We instead begin to see that there are many forms of bat, that they play many functions within the strategies and tactics of a range of different games, and that they have fans and as well as opposing supporters.

We will talk about difference in the artworld using amongst other things Habermas’s theory of the public sphere, the debased public sphere and counter public spheres.

Hewitt and Jordan.

Does the Bat make up for an Artists lack of Power?

Had an interesting chat the other day done at Access Space with Guy. Mused over the idea that the Art Bat was to fill a lack in the power and position artists have in society. This aspect hadn't occured to us before. Guy mentionned that the art bat might be seen as an aggressive symbol of power within this context which, of course, is an interesting point at this stage. We suggested that we alligned the metaphor of the bat more with the idea of holding an object which was used as a compulsary means of progression within a specified field, ie. within the game of baseball, without the bat the team cannot strike the ball, gain runs and compete within the game. Fundamentally, the batter externalises his hopes, his dedication, his love of the game through his actions with the bat. In this sense, an artists bat could be a defining piece of work in his career.

Saturday, 9 February 2008

BLOG Up and Running

The Swing that Art Bat blogspot is now up and running. We would like this to be one of the most productive interfaces for taking the project forward from now until the opening and throughout, playing a huge part in informing how the exhibition space will evolve and the activity within Access progresses. The show opens on 29th February after the Art Sheffield 08 symposium has finished so please all come along. We will be presenting our 'Art Bat' and elaborating on why we feel that it represents us.
We are very excited by the series of talks and again these will be pivotal in adding new chapters to the project offering some thoughts for reflection. We will be at Access Space throughout the month for around 2 days a week and we will put the times and dates up on here.

Horatio Eastwood and Terry Slater
No Fixed Abode

Friday, 8 February 2008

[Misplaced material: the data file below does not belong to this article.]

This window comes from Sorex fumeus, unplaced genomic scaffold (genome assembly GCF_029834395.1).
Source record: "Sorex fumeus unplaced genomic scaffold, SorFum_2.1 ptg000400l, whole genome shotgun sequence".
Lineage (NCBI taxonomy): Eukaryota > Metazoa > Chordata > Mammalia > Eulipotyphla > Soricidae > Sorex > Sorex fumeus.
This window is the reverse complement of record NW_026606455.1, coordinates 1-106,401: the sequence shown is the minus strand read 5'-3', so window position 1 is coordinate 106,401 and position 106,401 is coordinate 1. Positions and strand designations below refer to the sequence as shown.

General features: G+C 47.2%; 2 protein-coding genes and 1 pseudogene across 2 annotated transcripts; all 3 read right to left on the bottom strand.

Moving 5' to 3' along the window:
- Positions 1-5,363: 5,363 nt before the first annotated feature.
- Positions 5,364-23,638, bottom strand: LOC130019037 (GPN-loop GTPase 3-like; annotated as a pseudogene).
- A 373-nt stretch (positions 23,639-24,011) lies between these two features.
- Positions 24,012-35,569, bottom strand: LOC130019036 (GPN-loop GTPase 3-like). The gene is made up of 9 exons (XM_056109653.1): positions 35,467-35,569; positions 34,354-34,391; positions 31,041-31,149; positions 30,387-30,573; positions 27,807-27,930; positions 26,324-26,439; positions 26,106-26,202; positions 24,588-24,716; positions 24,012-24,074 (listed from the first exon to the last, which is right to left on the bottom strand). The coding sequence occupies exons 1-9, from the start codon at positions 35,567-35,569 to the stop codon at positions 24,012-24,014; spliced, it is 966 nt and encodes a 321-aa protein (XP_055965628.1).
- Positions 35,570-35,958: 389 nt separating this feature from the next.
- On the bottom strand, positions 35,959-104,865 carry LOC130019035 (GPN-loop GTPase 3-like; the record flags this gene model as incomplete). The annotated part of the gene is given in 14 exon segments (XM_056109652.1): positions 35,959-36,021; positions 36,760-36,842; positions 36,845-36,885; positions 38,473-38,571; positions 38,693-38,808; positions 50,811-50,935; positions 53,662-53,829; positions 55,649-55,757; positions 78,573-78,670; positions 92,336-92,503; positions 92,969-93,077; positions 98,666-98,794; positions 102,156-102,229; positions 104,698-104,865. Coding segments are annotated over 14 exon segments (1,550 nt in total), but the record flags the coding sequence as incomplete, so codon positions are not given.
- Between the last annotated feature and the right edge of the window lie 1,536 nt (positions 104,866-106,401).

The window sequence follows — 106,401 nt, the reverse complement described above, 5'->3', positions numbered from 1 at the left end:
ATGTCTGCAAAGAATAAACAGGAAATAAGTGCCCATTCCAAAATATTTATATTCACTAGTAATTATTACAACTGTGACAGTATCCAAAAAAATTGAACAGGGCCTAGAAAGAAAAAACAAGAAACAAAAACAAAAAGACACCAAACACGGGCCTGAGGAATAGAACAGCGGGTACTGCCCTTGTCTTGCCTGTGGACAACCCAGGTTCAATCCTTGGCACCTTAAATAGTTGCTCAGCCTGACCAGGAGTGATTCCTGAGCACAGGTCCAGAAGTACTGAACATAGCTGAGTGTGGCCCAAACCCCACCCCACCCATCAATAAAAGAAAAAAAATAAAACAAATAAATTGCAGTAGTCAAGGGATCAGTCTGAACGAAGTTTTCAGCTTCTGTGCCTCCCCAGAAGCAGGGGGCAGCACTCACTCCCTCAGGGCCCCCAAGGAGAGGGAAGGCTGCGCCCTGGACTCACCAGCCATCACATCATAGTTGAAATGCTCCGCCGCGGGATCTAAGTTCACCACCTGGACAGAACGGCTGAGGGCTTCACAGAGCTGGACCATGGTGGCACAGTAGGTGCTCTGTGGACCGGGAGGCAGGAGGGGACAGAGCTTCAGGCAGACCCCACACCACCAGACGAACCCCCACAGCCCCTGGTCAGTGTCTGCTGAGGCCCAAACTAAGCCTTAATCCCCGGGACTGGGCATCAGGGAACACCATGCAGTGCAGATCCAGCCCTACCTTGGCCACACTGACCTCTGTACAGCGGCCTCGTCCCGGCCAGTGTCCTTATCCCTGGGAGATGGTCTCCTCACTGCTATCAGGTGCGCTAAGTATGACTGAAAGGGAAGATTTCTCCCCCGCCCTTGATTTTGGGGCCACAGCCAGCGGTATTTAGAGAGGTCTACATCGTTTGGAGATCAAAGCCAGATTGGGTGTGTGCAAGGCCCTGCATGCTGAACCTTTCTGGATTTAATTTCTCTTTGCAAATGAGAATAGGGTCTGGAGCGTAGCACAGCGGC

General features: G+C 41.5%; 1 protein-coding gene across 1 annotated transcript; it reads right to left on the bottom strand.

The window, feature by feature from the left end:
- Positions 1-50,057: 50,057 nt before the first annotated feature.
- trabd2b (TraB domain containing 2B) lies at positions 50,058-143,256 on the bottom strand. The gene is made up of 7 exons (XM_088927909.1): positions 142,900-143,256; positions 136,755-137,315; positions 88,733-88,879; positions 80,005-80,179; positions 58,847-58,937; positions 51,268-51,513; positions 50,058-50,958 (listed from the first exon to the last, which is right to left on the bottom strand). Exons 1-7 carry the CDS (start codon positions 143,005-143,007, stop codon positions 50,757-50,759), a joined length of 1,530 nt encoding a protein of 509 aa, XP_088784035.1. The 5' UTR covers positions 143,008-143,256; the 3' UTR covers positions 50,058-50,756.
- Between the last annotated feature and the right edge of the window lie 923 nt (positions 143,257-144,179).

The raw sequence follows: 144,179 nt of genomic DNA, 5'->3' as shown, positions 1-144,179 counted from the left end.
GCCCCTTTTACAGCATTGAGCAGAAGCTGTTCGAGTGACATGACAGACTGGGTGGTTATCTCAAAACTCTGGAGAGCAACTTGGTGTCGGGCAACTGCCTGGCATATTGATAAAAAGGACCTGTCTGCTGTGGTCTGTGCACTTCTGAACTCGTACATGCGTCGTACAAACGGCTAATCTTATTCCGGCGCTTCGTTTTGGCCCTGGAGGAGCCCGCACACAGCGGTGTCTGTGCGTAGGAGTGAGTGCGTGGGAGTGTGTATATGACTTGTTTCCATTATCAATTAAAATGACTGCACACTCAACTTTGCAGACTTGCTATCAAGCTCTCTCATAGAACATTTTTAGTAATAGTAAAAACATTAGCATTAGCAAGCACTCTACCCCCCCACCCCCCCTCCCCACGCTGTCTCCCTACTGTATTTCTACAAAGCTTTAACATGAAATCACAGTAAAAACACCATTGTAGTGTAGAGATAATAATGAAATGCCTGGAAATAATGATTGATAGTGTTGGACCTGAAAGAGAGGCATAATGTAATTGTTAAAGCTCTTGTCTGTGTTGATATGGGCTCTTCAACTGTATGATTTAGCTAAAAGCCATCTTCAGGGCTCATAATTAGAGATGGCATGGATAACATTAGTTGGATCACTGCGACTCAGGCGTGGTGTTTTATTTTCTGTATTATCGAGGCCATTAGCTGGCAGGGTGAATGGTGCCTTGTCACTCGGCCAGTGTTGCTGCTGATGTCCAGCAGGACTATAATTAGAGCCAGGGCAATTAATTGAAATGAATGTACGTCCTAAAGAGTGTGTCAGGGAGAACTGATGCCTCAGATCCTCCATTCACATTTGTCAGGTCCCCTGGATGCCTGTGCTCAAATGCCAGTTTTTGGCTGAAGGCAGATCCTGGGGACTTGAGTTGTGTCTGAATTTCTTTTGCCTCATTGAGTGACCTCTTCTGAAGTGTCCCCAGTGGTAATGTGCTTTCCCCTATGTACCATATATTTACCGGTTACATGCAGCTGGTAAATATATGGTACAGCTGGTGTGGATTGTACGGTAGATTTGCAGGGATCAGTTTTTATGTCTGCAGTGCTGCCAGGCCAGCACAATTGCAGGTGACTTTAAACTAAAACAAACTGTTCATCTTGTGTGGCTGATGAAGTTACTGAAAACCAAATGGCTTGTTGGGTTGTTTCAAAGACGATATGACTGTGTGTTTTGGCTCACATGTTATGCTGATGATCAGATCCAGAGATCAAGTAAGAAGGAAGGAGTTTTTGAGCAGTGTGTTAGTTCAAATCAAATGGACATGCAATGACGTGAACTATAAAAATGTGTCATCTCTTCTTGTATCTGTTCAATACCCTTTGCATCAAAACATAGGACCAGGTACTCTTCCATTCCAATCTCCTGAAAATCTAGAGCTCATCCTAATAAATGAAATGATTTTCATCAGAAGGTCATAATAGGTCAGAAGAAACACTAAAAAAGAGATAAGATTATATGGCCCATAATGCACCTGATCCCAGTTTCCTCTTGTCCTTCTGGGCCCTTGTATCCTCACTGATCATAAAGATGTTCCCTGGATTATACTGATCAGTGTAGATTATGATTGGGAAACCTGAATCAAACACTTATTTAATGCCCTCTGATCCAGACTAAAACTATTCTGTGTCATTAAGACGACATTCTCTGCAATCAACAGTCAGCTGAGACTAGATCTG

Have Your Say!

Contribute to this blog by emailing your thoughts, ideas and views to or comment on the below posts.

Please also email us your pics, videos or anything else Art Bat related.

More posts to follow.

New posters!

Here's the Art Bat posters fresh off the press.

Thursday, 31 January 2008


Welcome to the Swing that Art Bat Blog, the intention of which is to start a debate around the means of discussing the values attributed to the vicissitudes of artistic activity. The event will occupy the online space of this Blog and also the physical place of Access Space, Sheffield. Throughout there will be a programme of talks which are as follows:

friday 29th febuary 18:00-20:00
meet + talk to No Fixed Abode and drink booze.

Saturday 1st March 14:00
Daniel Simpkins and Penny Whitehead present ‘Beat Attack Thwack; an exploration of the power structures underpinning contemporary artistic practice.’ Visitors are invited to bring a bat representing an artist of their choice.

Saturday 8th March 14:00
Black Dogs present ‘The Good Life; a presentation on the implications of diy, punk and self organisation in art.’

Saturday 15th March 14:00
Ele Carpenter presents ‘The Elephant in the Room: Tensions between object and process in socially engaged new media art’

Saturday 29th March 14:00
Andy Hewitt and Mel Jordan (Freee art collective) present ‘How to Bat; How the artists’ bat enables one to question the popular misconception of art being a universal or disinterested field of practice.’

Friday 4th April
closing event